Strangling Bethlehem, Foreclosing Peace

September 24, 2005

"It is unconscionable that Bethlehem should be allowed to die slowly from strangulation.”

—Archbishop Desmond Tutu, 2005 1

Bethlehem has historically been a beacon of multiculturalism and coexistence in the Middle East. It has also been integral to the social and economic fabric of Palestinian society.

Construction of Israel’s Wall in and around Bethlehem, ongoing Israeli settlement (colony) expansion, and other Israeli policies designed to sever Bethlehem from occupied East Jerusalem have decimated Bethlehem’s once vibrant economy and transformed the historic city into a concrete ghetto. All this continues despite the International Court of Justice’s July 9th, 2004 opinion, which deemed Israel’s Wall and all of its settlements illegal.

This ghettoization of Bethlehem is not only destroying ancient communities, but is also directly impeding prospects for Middle East peace. Because of Bethlehem’s significance to and historic ties with Palestinian East Jerusalem, Bethlehem’s demise may well mark the beginning of the end of the Two-State solution. For without East Jerusalem there can be no viable Palestinian state, and hence no viable peace.

This fact sheet outlines the grave threats facing Bethlehem, and by extension a viable peace today. The damage visited upon Bethlehem, Jerusalem, and the Two-State Solution could potentially be reversed if appropriate action is taken now.

For illustration of this fact sheet, kindly see the accompanying map entitled “Strangling Bethlehem,” available at, http:// , last checked, December 22, 2005.

A- Severing Bethlehem from Jerusalem:

The city of Bethlehem is located just 6 kilometers south of Jerusalem’s Old City. Historically, Bethlehem, East Jerusalem, and Ramallah—which lies immediately to Jerusalem’s north—comprise one interdependent economic/cultural unit known as “Metropolitan East Jerusalem.” Metropolitan East Jerusalem accounted for 30-40% of all economic activity in the West Bank and the Gaza Strip combined. Currently, this metropolitan unit is being fragmented by Israel’s Wall and settlements, which are illegal under international law.

For an investigative report detailing Israel’s strategy in and around occupied East Jerusalem, please see “Israelis Act to Encircle East Jerusalem,” THE WASHINGTON POST, February 7th, 2005, available at

As a result of Israel’s Wall and settlements, Bethlehemites can no longer access jobs, markets, social and religious services, and family in East Jerusalem. Bethlehem’s Christian and Muslim population can no longer freely worship in Jerusalem’s holy places, which as they have had done for centuries. And Bethlehem’s ancient Christian community can no longer freely perform historic rites, such as the centuries old procession from the Old City of Jerusalem, where Jesus is believed to have been crucified and buried before being resurrected and ascending to Heaven, to the Church of Nativity in Bethlehem, where Jesus is believed to have been born.

Ghettoizing Bethlehem with the Wall and Settlements

Israel’s Wall—a regime of concrete slabs stretching 8 meters high, razor wire, fences, trenches, and sniper towers—is nearly complete in the Bethlehem area. Rather than being built on the internationally-recognized boundary with Israel—the 1967 boundary—Israel is building the Wall deep within Bethlehem’s governorate , at one point reaching 7kms into Bethlehem. Moreover, sections of Israel’s Wall slice through urban areas of the city of Bethlehem itself.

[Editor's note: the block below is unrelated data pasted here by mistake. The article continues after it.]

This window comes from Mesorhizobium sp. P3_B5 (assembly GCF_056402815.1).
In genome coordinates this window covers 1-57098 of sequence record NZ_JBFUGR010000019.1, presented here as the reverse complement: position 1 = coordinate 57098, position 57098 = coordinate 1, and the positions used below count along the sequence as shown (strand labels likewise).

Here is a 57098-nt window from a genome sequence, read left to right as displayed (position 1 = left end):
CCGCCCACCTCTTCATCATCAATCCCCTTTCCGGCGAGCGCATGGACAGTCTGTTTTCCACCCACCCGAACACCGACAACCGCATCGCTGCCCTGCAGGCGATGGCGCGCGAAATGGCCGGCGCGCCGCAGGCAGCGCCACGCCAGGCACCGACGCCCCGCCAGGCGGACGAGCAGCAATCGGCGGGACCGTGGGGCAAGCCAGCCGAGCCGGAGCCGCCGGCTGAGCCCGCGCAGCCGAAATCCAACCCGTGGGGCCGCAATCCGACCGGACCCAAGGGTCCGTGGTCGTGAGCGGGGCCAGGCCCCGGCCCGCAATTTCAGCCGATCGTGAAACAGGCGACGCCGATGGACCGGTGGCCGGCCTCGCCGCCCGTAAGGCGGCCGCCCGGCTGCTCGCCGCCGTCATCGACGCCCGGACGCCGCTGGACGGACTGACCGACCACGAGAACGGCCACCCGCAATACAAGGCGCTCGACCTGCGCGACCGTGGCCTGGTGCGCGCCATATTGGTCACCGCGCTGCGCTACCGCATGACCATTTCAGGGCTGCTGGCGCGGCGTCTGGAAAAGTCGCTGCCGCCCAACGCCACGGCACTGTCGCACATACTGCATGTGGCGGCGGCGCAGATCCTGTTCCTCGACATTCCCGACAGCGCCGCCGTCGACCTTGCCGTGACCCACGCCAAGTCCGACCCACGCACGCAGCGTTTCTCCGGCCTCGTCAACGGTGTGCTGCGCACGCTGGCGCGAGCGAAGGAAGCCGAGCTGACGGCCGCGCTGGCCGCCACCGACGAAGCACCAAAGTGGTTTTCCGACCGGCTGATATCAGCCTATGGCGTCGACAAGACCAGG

Bethlehem City: The Wall has decimated the Palestinian neighborhood around Rachel’s Tomb, located inside Bethlehem’s municipal jurisdiction. According to the United Nations Office for Coordination of Humanitarian Affairs, 72 out of 80 businesses in the area have closed or relocated to the city center between June 2002 and October 2004.

Bethlehem Governorate: The Wall severs Bethlehem from its agricultural hinterland to the west. Here, the Wall dips 7km into the Bethlehem governorate in order to effectively annex the Etzion settlement (colony) bloc, in the process seizing 77.3% of its western villages’ remaining agricultural lands, as well as water resources that have historically served the entire Jerusalem region. This area also contains much of Bethlehem’s remaining room for development and its nature reserve. As a result, Bethlehem will be largely restricted to its urban area, deprived of essential water and agricultural resources, left with relatively little room for its natural growth and development. This also means that Bethlehemites will not even have a real park/nature reserve to which to take their children.

Terminal: On November 15th, Israel opened a new terminal to better restrict movement between Bethlehem and Jerusalem. Like other terminals currently being built in the oPt, the Bethlehem terminal resembles an international border crossing, despite the fact that it is located within Bethlehem’s municipality. It lies two kilometers south of the 1967 boundary. Citing the Israeli Ministry of Foreign Affairs, the Palestine Monitoring Group reports that the cost of each new terminal is estimated at 120-170 million shekels (NIS) (approximately US$26 – $37 million).